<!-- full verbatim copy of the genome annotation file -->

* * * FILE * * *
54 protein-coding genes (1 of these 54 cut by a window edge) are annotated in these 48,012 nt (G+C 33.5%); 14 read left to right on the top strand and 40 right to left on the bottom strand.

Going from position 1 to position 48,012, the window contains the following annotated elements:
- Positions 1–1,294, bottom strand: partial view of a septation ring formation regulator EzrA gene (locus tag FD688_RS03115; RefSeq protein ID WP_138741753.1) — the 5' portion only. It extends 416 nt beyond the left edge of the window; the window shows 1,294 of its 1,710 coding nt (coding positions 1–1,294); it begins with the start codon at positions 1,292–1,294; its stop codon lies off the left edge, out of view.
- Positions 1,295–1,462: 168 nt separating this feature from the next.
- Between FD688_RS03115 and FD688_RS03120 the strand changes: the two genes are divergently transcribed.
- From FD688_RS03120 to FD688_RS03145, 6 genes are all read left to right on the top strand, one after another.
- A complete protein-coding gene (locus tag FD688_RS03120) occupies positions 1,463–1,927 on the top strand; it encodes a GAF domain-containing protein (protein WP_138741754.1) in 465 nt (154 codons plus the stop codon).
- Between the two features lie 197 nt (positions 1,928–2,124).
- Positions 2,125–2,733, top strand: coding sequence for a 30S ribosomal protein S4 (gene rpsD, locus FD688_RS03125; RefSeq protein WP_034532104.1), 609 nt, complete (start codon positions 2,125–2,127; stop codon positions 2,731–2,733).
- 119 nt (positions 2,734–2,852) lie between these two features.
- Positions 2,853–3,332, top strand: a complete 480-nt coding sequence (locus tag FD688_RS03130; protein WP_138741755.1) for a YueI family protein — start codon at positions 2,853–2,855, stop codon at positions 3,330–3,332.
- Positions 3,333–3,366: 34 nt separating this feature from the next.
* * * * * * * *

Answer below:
54 protein-coding genes (1 of these 54 cut by a window edge) are annotated in these 48,012 nt (G+C 33.5%); 14 read left to right on the top strand and 40 right to left on the bottom strand.

Going from position 1 to position 48,012, the window contains the following annotated elements:
- Positions 1–1,294, bottom strand: partial view of a septation ring formation regulator EzrA gene (locus tag FD688_RS03115; RefSeq protein ID WP_138741753.1) — the 5' portion only. It extends 416 nt beyond the left edge of the window; the window shows 1,294 of its 1,710 coding nt (coding positions 1–1,294); it begins with the start codon at positions 1,292–1,294; its stop codon lies off the left edge, out of view.
- Positions 1,295–1,462: 168 nt separating this feature from the next.
- Between FD688_RS03115 and FD688_RS03120 the strand changes: the two genes are divergently transcribed.
- From FD688_RS03120 to FD688_RS03145, 6 genes are all read left to right on the top strand, one after another.
- A complete protein-coding gene (locus tag FD688_RS03120) occupies positions 1,463–1,927 on the top strand; it encodes a GAF domain-containing protein (protein WP_138741754.1) in 465 nt (154 codons plus the stop codon).
- Between the two features lie 197 nt (positions 1,928–2,124).
- Positions 2,125–2,733, top strand: coding sequence for a 30S ribosomal protein S4 (gene rpsD, locus FD688_RS03125; RefSeq protein WP_034532104.1), 609 nt, complete (start codon positions 2,125–2,127; stop codon positions 2,731–2,733).
- 119 nt (positions 2,734–2,852) lie between these two features.
- Positions 2,853–3,332, top strand: a complete 480-nt coding sequence (locus tag FD688_RS03130; protein WP_138741755.1) for a YueI family protein — start codon at positions 2,853–2,855, stop codon at positions 3,330–3,332.
- Positions 3,333–3,366: 34 nt separating this feature from the next.